Microsoft’s (NASDAQ:MSFT) strong cloud business and its Teams collaborative software are among its assets that should enable its stock to perform well when the market’s current downturn is over.
Microsoft’s Cloud Business Can Withstand Tough Economic Times
As I pointed out in a previous column on Amazon (NASDAQ:AMZN), analysts have been generally optimistic about the outlook of large cloud businesses, even as the economy deteriorates. John-David Lovelock, an analyst at research firm Gartner, was quoted by The Seattle Times as saying that no large cloud players, presumably including Microsoft, were scaling back its cloud business. Meanwhile, Corey Quinn, The Duckbill Group’s cloud economist, maintained that large companies transitioning to the cloud all plan to carry out the change over decades. He stated that those transitions won’t be derailed by economic downturns. Further, despite the nation’s current economic difficulties, Lovelock still expects global spending on public cloud services to jump 33% by 2022.
Last quarter, the revenue of Azure, Microsoft’s cloud unit, surged 64% year-over-year. The unit’s revenue growth may slow slightly in the first and second quarters due to many IT professionals’ inability to start large projects and make big decisions while working from home. However, the business’ growth should accelerate to its previous level starting in Q3.
Meanwhile, the U.S. government’s ability to spend money on technology is unlikely to be curtailed much by the recession, and Microsoft appears to be well-positioned when it comes to federal spending. Microsoft won a ten-year, $10 billion cloud contract from the Pentagon which was put on hold last month by a judge. Earlier this month, Wedbush Securities analysts predicted that the Pentagon would split the deal between the two tech giants in order to “move (the contract) along.”
Whatever happens with the JEDI deal, Microsoft will probably be well-positioned vis-a-vis the federal government. If the deal goes through, Microsoft will obviously get a great deal of revenue from it. Additionally, it will be poised to get more contracts from the Pentagon because the department will want its computer systems to be able to work well together. If Microsoft gets around 50% of the revenue from the contract, its cash flow from the deal will still be meaningful, and it will still likely win additional deals from the agency. And in the unlikely event that Microsoft somehow loses the entire deal, the government will probably award it many other contracts in order to compensate the company for the time and effort that it spent in a futile effort to get the JEDI deal.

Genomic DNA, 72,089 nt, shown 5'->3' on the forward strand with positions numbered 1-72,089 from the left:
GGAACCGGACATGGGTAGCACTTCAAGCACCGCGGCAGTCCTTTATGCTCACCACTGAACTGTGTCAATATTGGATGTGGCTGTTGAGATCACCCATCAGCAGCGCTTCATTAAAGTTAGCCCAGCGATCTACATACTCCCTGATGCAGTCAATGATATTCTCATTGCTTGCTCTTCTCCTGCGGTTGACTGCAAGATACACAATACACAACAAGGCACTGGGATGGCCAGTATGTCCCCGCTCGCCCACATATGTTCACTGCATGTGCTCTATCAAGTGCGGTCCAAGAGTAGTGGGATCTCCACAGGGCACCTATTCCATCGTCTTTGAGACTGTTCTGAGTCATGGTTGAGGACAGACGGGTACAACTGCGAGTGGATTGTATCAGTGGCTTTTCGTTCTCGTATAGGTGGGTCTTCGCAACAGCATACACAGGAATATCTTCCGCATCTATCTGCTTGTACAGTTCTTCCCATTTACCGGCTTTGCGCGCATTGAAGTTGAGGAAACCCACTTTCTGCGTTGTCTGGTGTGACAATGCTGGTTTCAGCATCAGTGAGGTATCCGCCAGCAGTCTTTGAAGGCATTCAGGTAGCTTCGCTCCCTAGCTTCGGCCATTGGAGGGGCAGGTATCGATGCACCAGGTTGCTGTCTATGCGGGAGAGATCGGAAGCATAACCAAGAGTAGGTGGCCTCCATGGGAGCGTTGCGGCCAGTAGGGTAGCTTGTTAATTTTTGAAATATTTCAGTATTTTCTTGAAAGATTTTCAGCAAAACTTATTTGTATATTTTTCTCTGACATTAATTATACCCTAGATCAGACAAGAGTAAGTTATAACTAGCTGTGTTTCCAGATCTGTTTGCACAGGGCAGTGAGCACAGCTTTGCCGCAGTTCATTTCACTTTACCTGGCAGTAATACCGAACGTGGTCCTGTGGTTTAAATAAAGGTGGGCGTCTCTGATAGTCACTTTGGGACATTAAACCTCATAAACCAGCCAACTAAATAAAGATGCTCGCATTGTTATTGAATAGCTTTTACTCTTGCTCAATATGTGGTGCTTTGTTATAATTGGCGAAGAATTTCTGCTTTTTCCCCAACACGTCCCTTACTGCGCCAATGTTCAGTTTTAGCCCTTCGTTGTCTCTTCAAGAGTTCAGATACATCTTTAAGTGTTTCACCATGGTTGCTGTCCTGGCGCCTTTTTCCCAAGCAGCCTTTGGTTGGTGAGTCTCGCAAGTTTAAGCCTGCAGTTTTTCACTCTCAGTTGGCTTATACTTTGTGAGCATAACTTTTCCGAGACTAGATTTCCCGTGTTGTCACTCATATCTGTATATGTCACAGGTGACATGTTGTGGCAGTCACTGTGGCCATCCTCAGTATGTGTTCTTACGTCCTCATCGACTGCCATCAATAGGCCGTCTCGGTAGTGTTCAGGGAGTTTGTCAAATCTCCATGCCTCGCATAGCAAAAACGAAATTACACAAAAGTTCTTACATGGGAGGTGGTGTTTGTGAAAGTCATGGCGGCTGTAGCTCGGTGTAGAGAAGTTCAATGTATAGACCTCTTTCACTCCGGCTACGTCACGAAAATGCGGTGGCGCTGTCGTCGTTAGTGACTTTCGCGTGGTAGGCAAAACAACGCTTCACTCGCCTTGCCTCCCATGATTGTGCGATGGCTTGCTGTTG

Teams Should Benefit and the PC Business Should Bounce Back Quickly
Of course, many more companies are likely to buy Microsoft’s collaborative software, Teams, as more and more employees work from home. Although the fact that the software briefly went down on Mar. 16 is not a good thing, it does show how popular the product is becoming. Since demand for it is probably coming not only from the U.S. but also from around the world, Teams could provide a meaningful revenue boost to Microsoft in Q1 and Q2.
On Fen 27, Microsoft warned that the coronavirus outbreak would negatively impact its PC business. Specifically, the software giant stated that the results of its unit which sells Windows for PCs and other Windows software, would come in below the company’s previous guidance. But, as with the company’s cloud business, the results of the Windows unit should improve once IT employees return to their offices. The recession will likely cause the unit’s results to be lower than pre-coronavirus-outbreak levels. But small service businesses, like restaurants and movie theaters, along with travel-related companies, look set to bear the brunt of this recession. Companies with a high percentage of employees who sit in offices buy the lion’s share of PCs and are less likely to be badly hurt by the recession. Consequently, I don’t expect the revenue of the Windows unit to decline much more than 5% year-over-year in Q3 and Q4.
The Bottom Line on Microsoft Stock
The shares have tumbled about 25% from their all-time high, but the company’s cloud business will likely remain strong after the coronavirus crisis ends. Meanwhile, Teams should give the company a lift and Windows should not take too big of a hit during the economic downturn.
Given all of these points, I would recommend buying Microsoft stock at its current levels.